Dictionary of National Biography, 1885-1900/Daniel, Alexander
DANIEL, ALEXANDER (1599–1668), diarist, was born, according to his own account, at Middleburg, Walcheren, on 12 Dec. 1599. His father, Richard Daniel (b. 1561), was a prosperous Middleburg merchant, who emigrated from Cornwall to Holland in early life, and made a fortune there. In Alexander's ‘Diary’ he notes that his father ‘made his first voyage to Embden in East Freezeland 18 March 1584,’ and that his ‘second voyage was to Zealand 8 March 1586.’ He married Jaquelina von Meghen, widow of Rein. Copcot, 18 Feb. 1598–9, and Alexander was their first child. The mother died at Middleburg 21 Nov. 1601, and to Alexander's disgust his father married a second wife, Margaret von Ganeghan, at Dordrecht, 9 Nov. 1608. Richard Daniel was deputy governor of Middleburg in 1613; soon afterwards settled in Penzance, Cornwall; represented Truro in the parliaments of 1624 and 1628, and died at Truro 11 Feb. 1630–1. Jenkin Daniel, Richard's brother and Alexander's uncle, was mayor of Truro in 1615. Alexander was apparently educated in England: in June 1617 he was sent for a time to Lincoln College, Oxford. He married, on 20 Jan. 1625–6, Grace, daughter of John Bluet of Little Colon, when he took up his residence at Tresillian. He moved to Penzance in 1632, and to Laregon, where he built a house, in 1639; in 1634 sold some land in Brabant bequeathed him by his maternal grandmother; and died in 1668, being buried in Madron Churchyard. On his tomb are the lines—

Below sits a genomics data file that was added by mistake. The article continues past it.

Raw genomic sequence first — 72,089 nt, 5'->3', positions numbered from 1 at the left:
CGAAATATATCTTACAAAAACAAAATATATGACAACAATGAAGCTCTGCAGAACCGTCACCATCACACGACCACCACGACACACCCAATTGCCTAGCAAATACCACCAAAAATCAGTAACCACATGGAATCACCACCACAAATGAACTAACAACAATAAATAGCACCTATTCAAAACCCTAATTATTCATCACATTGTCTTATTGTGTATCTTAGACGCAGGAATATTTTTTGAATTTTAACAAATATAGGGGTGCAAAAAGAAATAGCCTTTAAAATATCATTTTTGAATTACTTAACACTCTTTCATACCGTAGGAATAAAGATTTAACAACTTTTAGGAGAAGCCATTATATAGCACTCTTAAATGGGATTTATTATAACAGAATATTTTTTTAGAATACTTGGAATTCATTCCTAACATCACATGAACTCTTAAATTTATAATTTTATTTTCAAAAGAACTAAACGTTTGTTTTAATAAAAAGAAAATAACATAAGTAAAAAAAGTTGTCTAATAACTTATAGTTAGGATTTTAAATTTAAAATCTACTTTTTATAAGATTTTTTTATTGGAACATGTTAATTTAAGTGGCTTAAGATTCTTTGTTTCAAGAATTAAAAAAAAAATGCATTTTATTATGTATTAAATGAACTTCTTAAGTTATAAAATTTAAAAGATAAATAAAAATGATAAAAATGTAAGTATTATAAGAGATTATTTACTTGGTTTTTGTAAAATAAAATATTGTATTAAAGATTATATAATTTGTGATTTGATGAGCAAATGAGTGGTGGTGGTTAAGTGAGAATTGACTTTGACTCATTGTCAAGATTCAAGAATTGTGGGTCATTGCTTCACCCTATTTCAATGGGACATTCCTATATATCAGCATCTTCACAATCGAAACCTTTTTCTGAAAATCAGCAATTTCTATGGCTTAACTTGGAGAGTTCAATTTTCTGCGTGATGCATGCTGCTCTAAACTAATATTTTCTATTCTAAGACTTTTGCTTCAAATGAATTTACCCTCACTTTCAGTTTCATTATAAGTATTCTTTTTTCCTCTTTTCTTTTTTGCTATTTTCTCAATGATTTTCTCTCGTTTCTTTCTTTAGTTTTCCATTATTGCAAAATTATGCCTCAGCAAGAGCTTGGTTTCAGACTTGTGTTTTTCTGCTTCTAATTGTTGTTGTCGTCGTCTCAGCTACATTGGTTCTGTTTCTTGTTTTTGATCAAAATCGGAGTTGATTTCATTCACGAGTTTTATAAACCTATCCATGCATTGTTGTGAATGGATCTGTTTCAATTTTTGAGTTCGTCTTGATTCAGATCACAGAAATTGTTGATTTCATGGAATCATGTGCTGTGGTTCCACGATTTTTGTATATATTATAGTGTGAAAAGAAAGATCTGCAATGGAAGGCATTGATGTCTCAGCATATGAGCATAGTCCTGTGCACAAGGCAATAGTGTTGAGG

Belgia me birth, Britain me breeding gave,
Cornwall a wife, ten children, and a grave.
Richard, his eldest son (b. 1626), married Elizabeth Dallery of London, 6 April 1649, and died in 1668. He is credited with the authorship of ‘Daniel's Copybook, or a Compendium of the most useful Hands of England, Netherland, France, Spain, and Italy. Written and invented by Rich. Daniel, gent. And ingraven by Edw. Cocker, philomath,’ Lond., 1664. The fifth son, Eliasaph (b. 1663), was impressed by the Commonwealth navy in 1653, and served under Sir George Ayscue. The eighth and youngest son, George (b. 1637), went to London to learn the ‘ball-trade,’ founded and endowed a free school at Madron (cf. Report of Charity Commissioners, June 1876), and died 4 May 1716, being buried next his father. Alexander's sister Mary (d. 1657) was the wife of Sir George Whitmore (d. 1654).
Daniel left in manuscript (1) ‘Brief Chronologicalle of Letters and Papers of and for Mine Own Family, 1617–1668,’ and (2) ‘Daniel's Meditations,’ a collection of 375 pieces in verse. These works belong to Thomas Hacker Bodily, esq., of Penzance, and extracts of the first were printed by Sir Harris Nicolas in ‘Gent. Mag.’ 1826, i. 130–2; and in J. S. Courtney's ‘Guide to Penzance,’ 1845, app. pp. 75–91, appear a number of Alexander Daniel's letters to his relatives, and one religious poem extracted from the ‘Meditations.’[Boase and Courtney's Bibl. Cornub. 103, 1146–7; Gent. Mag. 1826, pt. i. 130–2; Gilbert's Survey of Cornwall, ii. 90; J. S. Courtney's Guide to Penzance, 1845, app. Some mention of the Daniel family is made in the Bodleian Library Rawlinson MS. C 789; extracts have been printed in the Cornishman, 16 and 23 Jan. 1879.]